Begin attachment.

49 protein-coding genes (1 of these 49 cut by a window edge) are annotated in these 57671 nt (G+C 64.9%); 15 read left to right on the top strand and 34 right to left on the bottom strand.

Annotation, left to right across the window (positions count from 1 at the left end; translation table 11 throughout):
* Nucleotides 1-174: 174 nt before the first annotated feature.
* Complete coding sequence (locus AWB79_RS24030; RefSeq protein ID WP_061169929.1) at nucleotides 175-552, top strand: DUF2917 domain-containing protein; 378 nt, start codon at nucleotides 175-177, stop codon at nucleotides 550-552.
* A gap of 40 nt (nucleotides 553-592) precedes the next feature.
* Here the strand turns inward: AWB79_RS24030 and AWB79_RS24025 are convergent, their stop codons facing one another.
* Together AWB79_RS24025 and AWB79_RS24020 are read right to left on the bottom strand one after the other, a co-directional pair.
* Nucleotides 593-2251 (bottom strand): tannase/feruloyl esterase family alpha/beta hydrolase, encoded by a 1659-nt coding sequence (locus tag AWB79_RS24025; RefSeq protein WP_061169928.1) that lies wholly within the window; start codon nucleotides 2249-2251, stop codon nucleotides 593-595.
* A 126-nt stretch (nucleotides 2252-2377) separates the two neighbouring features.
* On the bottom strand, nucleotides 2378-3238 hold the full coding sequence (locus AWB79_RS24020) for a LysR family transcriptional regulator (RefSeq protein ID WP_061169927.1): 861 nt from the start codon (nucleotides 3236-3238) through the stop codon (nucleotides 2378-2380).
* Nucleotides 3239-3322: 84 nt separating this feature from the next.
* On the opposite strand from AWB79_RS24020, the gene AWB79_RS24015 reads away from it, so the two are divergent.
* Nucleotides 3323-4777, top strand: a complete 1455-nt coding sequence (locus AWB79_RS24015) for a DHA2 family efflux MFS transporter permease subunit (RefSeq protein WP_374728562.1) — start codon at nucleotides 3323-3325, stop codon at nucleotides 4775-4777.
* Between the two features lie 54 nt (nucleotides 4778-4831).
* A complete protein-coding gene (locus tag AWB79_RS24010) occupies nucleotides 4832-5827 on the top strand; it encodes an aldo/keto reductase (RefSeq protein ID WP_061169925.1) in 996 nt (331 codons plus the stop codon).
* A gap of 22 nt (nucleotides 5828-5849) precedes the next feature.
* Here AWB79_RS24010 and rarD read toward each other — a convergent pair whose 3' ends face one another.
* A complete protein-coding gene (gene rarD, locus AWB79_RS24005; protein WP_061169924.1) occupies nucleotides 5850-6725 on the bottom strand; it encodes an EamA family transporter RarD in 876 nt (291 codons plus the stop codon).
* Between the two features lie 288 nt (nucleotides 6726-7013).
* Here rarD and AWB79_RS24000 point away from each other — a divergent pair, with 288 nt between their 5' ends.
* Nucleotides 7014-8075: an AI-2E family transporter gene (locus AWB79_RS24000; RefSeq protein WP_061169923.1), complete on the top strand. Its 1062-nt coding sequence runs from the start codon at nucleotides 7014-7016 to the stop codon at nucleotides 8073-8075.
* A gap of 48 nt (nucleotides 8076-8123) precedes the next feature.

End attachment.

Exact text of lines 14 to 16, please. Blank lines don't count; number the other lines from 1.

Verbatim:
* Between the two features lie 54 nt (nucleotides 4778-4831).
* A complete protein-coding gene (locus tag AWB79_RS24010) occupies nucleotides 4832-5827 on the top strand; it encodes an aldo/keto reductase (RefSeq protein ID WP_061169925.1) in 996 nt (331 codons plus the stop codon).
* A gap of 22 nt (nucleotides 5828-5849) precedes the next feature.